//--> 2 calls to new every new operation (accept or completion)
     // to create a new shared_ptr socket type for new connection;
   catch (asio::error& e)
     std::cerr << e << std::endl;

   return 0;

void handle_write(asio::stream_socket* socket, char* write_buf,
     const asio::error& /*error*/, size_t /*bytes_transferred*/)
   using namespace std; // For free.
   // -> 2 calls to new in the expression "if(impl == null())"
   // to destroy a socket
   // -> 2 calls to new when assigning impl = null()
   delete socket;

void handle_accept(asio::socket_acceptor* acceptor,
     asio::stream_socket* socket, const asio::error& error)
   if (!error)
     using namespace std; // For time_t, time, ctime, strdup and strlen.
     time_t now = time(0);
     char* write_buf = strdup(ctime(&now));
     size_t write_length = strlen(write_buf);

     //2 news to create a new shared_ptr send_operation
         asio::buffer(write_buf, write_length),
         boost::bind(handle_write, socket, write_buf,

     // -> 1 explicit user new operator
     // -> 2 in the expression "if(impl == null())" to create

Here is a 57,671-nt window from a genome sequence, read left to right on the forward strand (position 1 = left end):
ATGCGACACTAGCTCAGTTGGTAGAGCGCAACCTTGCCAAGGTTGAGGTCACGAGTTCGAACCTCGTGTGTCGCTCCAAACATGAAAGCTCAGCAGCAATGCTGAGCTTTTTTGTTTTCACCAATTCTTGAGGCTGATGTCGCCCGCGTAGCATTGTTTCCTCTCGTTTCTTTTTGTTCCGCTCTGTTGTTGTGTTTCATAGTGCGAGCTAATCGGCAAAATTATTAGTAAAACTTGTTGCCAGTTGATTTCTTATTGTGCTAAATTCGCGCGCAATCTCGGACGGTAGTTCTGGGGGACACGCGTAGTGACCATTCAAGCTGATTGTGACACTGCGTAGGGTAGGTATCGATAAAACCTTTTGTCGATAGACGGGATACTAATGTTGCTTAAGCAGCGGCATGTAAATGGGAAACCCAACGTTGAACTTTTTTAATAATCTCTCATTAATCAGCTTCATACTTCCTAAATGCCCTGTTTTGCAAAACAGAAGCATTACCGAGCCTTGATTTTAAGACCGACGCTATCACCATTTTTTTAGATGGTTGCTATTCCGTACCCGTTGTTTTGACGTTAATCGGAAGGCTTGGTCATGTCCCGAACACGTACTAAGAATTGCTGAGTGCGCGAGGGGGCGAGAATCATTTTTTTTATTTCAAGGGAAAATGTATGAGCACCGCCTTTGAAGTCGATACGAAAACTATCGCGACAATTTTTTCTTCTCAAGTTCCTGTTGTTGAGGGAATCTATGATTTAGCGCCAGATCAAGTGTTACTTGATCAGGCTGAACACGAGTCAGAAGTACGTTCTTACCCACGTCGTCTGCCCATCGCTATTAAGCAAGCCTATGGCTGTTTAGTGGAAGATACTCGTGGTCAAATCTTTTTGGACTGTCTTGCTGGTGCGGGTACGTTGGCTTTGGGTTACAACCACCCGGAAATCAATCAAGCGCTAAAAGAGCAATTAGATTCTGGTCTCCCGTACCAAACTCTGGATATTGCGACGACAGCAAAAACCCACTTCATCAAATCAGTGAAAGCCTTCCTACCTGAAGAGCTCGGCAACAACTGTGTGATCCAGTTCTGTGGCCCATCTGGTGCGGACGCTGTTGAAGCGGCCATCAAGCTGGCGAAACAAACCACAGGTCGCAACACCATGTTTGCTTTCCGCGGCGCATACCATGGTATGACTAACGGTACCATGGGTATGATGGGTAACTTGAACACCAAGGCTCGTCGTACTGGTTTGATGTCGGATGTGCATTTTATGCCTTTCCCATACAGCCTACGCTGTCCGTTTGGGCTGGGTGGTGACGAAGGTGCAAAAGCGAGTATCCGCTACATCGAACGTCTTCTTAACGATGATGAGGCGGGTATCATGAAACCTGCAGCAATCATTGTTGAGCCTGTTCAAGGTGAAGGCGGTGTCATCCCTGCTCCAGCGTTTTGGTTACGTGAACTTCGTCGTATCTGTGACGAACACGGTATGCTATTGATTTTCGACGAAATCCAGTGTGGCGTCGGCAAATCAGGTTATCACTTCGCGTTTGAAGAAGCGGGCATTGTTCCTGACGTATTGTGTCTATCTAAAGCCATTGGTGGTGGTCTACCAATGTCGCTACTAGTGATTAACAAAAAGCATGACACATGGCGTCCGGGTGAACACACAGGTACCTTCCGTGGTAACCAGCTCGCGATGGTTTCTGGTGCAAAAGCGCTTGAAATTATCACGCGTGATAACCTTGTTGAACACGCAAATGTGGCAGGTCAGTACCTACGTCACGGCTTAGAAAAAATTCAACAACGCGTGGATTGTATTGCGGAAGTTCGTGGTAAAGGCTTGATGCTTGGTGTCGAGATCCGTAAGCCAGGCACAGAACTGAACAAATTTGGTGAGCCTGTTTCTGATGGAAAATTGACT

// a socket_shared_ptr_type for null()
     socket = new asio::stream_socket(acceptor->demuxer());

     // -> 2 calls to new in the expression "if(impl == null())"
     // to create a null socket_shared_ptr_type for null()
         boost::bind(handle_accept, acceptor, socket,
     delete socket;

I find the number of allocations too big. I don't mind if the demuxer or
the acceptor allocates memory dynamically because those objects have
long lifetime. The user's explicit allocations are not a problem,
because we can use a pool if we want to avoid fragmentation.

But I find that repetitive operations (async_accept(), sync_send(),
run()) make use of dynamic allocations, that I think can be problematic
in high reliability systems. Some of them come to the fact that
boost::shared_ptr is used widely in the library. For example, a socket
is really containing a shared_ptr<unsigned int> and a new created socket
(for example, when accepting a connection) needs 2 calls to new (one for
the socket itself and another one for the shared_counter). This way,
even the null socket is implemented with shared_ptr, so internal
expressions like:

if(impl == null())

create a temporary null socket that is a fully constructed
shared_ptr<unsigned int>-> 2 allocations and 2 deallocations. I think
that copying happily shared_ptr could be expensive because atomic
operations are cheap but not free due to memory barriers (not maybe in
asynchronous network operations because those have long latency, but
maybe in other asynchronous ipc or asynchronous inter-thread


It's clear that the use of runtime bind functions as callbacks, every
asynchronous operation call needs to do a dynamic allocation to store a
copy of the functor. Asynchronous Completion Tokens like windows'